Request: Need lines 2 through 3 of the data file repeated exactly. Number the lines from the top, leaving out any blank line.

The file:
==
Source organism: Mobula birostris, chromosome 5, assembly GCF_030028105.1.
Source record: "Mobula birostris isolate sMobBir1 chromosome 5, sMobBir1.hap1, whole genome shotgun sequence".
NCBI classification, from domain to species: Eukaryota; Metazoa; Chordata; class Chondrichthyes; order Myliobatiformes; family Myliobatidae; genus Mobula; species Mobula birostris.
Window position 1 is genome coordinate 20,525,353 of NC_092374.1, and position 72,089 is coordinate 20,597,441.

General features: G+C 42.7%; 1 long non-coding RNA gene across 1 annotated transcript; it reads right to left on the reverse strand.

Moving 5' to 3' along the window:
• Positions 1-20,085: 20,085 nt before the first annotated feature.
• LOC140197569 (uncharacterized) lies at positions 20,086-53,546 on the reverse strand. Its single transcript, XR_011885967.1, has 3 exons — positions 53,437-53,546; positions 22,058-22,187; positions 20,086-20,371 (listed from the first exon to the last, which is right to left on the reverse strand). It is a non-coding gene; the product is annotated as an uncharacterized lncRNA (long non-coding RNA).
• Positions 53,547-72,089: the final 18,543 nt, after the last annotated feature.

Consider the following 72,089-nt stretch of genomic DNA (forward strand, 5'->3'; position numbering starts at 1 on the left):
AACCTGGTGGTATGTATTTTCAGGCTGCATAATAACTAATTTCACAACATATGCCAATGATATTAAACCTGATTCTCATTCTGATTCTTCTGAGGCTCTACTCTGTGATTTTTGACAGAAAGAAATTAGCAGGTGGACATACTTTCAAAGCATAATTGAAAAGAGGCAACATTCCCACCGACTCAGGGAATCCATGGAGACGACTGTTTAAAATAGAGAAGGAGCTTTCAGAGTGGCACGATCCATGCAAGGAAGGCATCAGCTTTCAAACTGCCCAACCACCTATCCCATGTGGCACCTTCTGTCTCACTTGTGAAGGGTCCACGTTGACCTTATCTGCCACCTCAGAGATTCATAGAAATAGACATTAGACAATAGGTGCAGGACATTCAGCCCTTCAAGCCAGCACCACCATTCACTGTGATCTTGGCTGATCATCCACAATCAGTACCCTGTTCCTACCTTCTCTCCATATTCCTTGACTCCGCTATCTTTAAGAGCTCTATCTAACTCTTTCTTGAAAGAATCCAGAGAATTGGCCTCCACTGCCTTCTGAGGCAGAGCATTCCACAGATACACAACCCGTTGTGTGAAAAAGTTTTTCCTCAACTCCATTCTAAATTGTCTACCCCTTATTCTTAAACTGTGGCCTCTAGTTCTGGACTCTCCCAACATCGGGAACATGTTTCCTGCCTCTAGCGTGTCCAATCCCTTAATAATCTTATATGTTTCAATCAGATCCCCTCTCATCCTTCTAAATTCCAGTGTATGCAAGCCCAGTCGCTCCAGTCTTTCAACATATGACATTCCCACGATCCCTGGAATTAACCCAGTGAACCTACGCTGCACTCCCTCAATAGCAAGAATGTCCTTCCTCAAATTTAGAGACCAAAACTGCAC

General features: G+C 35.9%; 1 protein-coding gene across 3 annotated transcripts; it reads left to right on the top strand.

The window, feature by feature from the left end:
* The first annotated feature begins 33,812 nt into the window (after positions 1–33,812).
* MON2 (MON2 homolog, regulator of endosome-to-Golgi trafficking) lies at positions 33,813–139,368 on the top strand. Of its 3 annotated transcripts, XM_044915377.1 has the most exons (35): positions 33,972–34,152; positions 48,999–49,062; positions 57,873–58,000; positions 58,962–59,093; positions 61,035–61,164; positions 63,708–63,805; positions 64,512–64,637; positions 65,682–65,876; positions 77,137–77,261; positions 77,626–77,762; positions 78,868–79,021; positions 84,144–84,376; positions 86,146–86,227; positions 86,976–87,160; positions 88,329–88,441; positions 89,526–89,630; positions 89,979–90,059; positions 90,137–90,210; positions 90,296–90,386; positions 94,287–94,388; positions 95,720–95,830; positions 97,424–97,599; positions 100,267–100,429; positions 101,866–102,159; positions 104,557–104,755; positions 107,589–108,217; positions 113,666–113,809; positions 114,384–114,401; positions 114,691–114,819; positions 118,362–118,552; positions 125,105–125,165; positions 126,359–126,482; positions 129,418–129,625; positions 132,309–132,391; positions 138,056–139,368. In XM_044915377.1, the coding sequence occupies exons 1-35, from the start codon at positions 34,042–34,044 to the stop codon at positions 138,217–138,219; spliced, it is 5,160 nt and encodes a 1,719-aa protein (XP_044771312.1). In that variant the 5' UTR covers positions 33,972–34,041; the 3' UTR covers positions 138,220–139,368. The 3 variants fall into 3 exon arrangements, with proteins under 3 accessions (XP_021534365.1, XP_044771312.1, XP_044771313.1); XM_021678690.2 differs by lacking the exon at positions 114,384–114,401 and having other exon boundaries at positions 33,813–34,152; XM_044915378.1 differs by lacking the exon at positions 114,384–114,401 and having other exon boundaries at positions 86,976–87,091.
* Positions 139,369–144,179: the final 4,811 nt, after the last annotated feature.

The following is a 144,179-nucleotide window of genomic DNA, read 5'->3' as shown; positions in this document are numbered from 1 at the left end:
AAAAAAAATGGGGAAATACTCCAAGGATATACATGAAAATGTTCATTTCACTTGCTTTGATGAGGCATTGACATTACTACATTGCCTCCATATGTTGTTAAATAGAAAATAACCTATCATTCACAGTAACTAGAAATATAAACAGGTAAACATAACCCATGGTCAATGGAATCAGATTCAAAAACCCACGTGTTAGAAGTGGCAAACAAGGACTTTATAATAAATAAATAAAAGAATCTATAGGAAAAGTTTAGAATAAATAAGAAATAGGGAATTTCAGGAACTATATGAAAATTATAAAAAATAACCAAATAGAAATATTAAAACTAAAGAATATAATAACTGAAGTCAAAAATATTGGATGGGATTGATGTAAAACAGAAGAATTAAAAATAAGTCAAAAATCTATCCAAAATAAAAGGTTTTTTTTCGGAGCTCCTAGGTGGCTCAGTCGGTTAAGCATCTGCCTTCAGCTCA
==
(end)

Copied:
Source record: "Mobula birostris isolate sMobBir1 chromosome 5, sMobBir1.hap1, whole genome shotgun sequence".
NCBI classification, from domain to species: Eukaryota; Metazoa; Chordata; class Chondrichthyes; order Myliobatiformes; family Myliobatidae; genus Mobula; species Mobula birostris.